The history of confounding
Confounding is a basic problem of comparability — and therefore has always been present in science. Originally a plain English word, it acquired more specific meanings in epidemiologic thinking about experimental and non-experimental research. The use of the word can be traced to Fisher. The concept was developed more fully in social science research, among others by Kish. Landmark developments in epidemiology in the second half of the 20th century were by Cornfield and by Miettinen. These developments emphasised that reasoning about confounding is almost entirely an a priori process that we have to impose upon the data and the data-analysis to arrive at a meaningful interpretation. The problems of confounding present their old challenges again in recent applications to genetic epidemiology.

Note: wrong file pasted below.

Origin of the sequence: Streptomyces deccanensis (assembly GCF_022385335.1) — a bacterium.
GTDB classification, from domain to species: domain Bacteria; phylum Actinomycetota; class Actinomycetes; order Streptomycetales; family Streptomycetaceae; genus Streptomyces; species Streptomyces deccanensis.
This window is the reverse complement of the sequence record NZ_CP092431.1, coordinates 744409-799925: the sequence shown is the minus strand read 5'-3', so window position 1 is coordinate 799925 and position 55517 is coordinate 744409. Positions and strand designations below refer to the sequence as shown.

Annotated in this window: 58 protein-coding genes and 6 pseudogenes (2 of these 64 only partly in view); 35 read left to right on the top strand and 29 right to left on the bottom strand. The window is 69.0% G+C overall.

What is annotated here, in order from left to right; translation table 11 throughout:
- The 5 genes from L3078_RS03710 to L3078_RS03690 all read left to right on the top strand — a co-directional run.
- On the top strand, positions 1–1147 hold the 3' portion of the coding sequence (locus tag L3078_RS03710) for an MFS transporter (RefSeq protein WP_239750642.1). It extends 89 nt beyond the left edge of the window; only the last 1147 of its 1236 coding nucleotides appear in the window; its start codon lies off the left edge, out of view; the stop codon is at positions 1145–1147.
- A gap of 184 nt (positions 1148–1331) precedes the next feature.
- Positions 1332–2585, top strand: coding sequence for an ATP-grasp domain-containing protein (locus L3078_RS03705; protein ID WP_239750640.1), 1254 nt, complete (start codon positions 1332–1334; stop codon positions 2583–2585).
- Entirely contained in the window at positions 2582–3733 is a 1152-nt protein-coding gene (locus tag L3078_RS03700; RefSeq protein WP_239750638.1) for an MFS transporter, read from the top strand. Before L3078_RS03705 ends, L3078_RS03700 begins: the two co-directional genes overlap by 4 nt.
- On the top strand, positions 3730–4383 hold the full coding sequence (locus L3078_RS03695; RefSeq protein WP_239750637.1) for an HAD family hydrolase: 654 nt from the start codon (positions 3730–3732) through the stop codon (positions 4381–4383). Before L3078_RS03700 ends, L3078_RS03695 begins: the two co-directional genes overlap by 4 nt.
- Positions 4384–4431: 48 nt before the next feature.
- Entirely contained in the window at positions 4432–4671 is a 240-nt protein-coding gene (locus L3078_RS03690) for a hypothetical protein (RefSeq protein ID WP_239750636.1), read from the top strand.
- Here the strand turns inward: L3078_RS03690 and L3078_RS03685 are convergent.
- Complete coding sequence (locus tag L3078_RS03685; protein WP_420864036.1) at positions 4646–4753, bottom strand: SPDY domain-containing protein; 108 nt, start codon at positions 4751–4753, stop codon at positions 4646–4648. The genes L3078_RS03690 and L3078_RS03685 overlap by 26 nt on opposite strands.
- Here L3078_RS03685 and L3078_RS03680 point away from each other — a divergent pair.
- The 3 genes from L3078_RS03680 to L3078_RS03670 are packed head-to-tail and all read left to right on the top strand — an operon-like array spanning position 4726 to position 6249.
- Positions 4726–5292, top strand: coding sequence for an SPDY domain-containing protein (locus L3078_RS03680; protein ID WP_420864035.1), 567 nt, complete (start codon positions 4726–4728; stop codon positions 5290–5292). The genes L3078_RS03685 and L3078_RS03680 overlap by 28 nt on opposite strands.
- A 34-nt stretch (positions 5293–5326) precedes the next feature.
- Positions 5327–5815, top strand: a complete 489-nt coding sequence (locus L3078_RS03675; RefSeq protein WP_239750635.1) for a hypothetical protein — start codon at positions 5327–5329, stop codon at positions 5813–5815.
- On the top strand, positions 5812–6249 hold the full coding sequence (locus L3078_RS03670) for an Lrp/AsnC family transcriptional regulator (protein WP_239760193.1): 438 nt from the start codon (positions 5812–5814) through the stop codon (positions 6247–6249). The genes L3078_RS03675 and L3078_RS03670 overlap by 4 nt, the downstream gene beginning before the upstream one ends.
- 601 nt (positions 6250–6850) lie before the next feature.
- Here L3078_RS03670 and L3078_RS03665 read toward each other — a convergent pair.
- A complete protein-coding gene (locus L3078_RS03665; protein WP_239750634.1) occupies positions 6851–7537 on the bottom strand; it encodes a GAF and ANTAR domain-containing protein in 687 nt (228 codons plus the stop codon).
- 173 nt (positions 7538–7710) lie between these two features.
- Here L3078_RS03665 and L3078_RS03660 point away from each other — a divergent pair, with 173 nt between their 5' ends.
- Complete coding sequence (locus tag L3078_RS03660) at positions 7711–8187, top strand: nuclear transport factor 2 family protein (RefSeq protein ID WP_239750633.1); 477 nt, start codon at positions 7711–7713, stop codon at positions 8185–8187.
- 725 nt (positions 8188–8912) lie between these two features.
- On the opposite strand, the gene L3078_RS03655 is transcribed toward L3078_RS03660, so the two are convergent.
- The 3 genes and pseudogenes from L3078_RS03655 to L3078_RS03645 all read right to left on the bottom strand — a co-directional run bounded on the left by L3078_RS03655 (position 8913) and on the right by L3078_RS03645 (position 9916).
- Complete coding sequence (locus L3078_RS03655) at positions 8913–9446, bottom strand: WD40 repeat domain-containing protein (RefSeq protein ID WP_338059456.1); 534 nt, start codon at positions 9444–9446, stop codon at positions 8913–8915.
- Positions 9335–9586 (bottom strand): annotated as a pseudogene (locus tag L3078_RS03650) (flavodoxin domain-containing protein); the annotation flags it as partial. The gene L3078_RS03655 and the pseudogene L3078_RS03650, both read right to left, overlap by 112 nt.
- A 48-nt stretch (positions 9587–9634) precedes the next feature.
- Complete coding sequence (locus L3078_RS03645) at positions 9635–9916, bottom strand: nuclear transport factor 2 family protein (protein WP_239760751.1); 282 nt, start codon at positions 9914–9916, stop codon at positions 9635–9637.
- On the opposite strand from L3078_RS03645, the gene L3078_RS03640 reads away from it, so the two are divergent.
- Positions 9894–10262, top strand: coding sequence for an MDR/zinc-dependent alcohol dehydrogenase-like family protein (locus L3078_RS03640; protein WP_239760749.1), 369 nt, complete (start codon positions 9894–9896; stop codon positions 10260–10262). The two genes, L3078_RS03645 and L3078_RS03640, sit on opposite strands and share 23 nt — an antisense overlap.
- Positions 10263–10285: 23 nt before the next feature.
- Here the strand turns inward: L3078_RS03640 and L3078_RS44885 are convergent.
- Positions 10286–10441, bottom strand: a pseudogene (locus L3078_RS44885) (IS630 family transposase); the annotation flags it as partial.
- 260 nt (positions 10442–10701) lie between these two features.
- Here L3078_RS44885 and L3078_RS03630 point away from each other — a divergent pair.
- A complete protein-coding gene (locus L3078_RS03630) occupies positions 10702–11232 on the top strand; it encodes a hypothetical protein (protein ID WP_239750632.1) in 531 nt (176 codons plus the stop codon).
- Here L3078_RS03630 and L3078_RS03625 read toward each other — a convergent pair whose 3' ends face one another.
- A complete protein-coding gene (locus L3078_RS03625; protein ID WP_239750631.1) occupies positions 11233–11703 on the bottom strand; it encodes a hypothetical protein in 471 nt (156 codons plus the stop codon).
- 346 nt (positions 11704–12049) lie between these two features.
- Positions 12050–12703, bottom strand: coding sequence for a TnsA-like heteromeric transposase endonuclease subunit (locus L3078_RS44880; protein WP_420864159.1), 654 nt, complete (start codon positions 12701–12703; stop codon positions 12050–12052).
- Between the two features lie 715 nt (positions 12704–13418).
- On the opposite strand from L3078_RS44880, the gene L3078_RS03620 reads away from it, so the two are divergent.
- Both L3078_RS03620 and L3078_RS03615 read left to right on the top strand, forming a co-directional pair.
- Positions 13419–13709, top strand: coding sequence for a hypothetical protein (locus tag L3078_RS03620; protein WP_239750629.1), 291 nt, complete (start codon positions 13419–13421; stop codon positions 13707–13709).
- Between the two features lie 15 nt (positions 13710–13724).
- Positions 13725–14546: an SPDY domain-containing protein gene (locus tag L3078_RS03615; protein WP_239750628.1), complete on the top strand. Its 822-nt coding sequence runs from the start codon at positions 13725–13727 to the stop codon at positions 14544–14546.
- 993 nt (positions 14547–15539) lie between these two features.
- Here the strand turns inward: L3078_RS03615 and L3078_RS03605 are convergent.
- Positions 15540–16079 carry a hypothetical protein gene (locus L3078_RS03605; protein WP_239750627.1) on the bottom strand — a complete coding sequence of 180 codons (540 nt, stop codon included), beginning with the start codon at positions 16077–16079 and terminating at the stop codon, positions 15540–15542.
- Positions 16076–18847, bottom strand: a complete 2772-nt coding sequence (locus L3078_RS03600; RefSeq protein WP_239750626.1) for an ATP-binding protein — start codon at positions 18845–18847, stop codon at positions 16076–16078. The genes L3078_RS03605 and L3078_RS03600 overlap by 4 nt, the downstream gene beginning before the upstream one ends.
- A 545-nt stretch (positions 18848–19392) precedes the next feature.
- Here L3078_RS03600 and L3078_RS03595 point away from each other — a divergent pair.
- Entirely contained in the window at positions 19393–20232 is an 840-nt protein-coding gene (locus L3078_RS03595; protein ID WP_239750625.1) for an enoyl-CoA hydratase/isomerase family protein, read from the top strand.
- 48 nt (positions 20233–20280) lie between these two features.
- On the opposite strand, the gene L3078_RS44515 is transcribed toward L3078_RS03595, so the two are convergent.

KeywordsWrong Information Professional Historian Baseline Prognosis Oral Glucose Lowering Landmark Development
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